National Hispanic Heritage Hall of Honor
Sgt Jose Rodela (Medal of Honor recipient),
Tom Contrera (insurance, risk management),
Dr. Paul Saenz (sports medicine),
Judith Loredo, Ph.D. (from a learning disability to a doctorate in education),
Doug Cross (banker, home builder, investor), and
Ambassador Oliver Garza (U.S. Ambassador to Nicaragua, 1999-2002).
Sergeant Jose Rodela
Medal of Honor
As the eldest of 12 children, Master Sergeant Jose “Joe” Rodela was born into leadership. Growing up in Corpus Christi’s La Quarenta neighborhood, he attended Zavala Elementary School, Driscoll Middle School, and Roy Miller High School. Joe worked throughout his school years: at Luby’s and other restaurants during the winter and in the fields during the summer. Read More
According to Joe, La Quarenta also housed a street gang of the same name. “My mother knew that if [my siblings and I] were working and staying in school, we wouldn’t have time to get into trouble,” he recalls. He never became involved in the gang. After 10th grade, Joe left school at age 17 and, in 1955, enlisted in the Army, where he remained for 20 years.Joe was sent to Korea and helped clear landmines along Korea’s 38th parallel. Sadly, tragedy struck during this assignment. It had been wintertime, and the soldiers had set up a 55-gallon barrel to keep warm. They had burned wood the first day, then poured gas into the barrel the second day. They hadn’t realized the barrel was resting on a landmine, which activated with the added weight of the gas. That day, Joe lost three friends.
After Korea, Joe attended “Jump School” and joined the 101st Airborne Division. He continued training and transferred to Special Forces—the famous Green Berets.
On Sept. 1, 1969, Joe—then Staff Sergeant Rodela—served as a Special Forces trainer and commander of a company of Cambodian Montagnard soldiers in Vietnam. On that fateful day, Sergeant Rodela and those under his command had been maintaining a defensive perimeter to keep the remaining battalion from being overrun. When the enemy attacked, Sergeant Rodela responded by repositioning his troops, moving from post to post under heavy fire. Although he suffered wounds, Sergeant Rodela continued to provide suppressive fire and support while his troops successfully repelled the enemy. He also knocked out an enemy rocket position. For his actions that day, Sergeant Rodela received the Medal of Honor in 2014.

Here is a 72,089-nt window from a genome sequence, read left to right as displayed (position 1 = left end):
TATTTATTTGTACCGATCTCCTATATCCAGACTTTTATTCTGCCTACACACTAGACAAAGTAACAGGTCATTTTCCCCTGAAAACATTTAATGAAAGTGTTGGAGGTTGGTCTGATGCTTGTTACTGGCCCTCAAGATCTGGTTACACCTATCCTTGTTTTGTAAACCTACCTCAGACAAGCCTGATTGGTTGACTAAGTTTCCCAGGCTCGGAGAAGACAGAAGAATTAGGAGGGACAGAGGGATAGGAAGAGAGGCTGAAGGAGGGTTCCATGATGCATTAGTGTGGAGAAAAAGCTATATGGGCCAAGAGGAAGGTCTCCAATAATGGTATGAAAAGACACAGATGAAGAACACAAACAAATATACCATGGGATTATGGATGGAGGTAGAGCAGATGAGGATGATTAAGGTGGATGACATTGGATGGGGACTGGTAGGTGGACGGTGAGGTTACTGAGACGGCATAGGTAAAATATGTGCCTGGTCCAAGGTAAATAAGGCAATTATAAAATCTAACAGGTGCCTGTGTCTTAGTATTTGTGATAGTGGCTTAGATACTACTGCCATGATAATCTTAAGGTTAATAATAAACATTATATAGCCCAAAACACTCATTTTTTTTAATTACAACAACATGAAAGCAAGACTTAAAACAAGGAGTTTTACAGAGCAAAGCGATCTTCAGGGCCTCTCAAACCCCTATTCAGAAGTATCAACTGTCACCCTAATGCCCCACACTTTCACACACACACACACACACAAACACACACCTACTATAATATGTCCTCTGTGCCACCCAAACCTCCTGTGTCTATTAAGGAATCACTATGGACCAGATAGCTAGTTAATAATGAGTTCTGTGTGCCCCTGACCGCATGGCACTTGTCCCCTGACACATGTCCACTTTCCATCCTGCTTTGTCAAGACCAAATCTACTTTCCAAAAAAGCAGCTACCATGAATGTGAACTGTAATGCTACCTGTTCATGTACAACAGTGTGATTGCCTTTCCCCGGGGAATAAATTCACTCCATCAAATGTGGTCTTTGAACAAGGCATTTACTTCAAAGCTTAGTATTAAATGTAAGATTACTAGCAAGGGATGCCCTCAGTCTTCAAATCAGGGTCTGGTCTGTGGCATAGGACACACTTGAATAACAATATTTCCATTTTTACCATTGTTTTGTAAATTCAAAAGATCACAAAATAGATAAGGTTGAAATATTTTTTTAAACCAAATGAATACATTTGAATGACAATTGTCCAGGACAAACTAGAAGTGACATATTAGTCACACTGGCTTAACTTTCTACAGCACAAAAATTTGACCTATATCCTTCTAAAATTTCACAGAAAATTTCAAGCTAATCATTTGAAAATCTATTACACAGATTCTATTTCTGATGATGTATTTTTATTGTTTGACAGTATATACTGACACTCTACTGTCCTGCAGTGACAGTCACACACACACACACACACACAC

Joe believes that courage comes from one’s mission. “In combat, your mission is the man on your right and the man on your left,” he explains. “You take care of them, and they take care of you. No one is left behind.”
Sergeant Rodela demonstrates a remarkable dedication to God and his country. He and his friend Alex—Alejandro Flores—both served as Special Forces A-Team leaders in Vietnam as well as Colombia and other South American countries.
Today, Joe and Alex visit San Antonio ROTC units, presenting awards to outstanding cadets. These two elite, experienced soldiers serve as tremendous role models for the ROTC students.
Insurance, Risk Management
Once Tom Contreras learned determination early in life, he could not be barred from achieving his goals.
Tom grew up in South San Antonio. He attended Price Elementary School, where he discovered that he possessed a flair for math in fourth grade. He then attended Dwight Middle School and enrolled in South San Antonio High School for his freshman year. He played baseball and football, demonstrating athletic skill. Read More
“But when people told me that, it fired up the grit in me,” Tom recalls. “I was determined to prove them wrong.”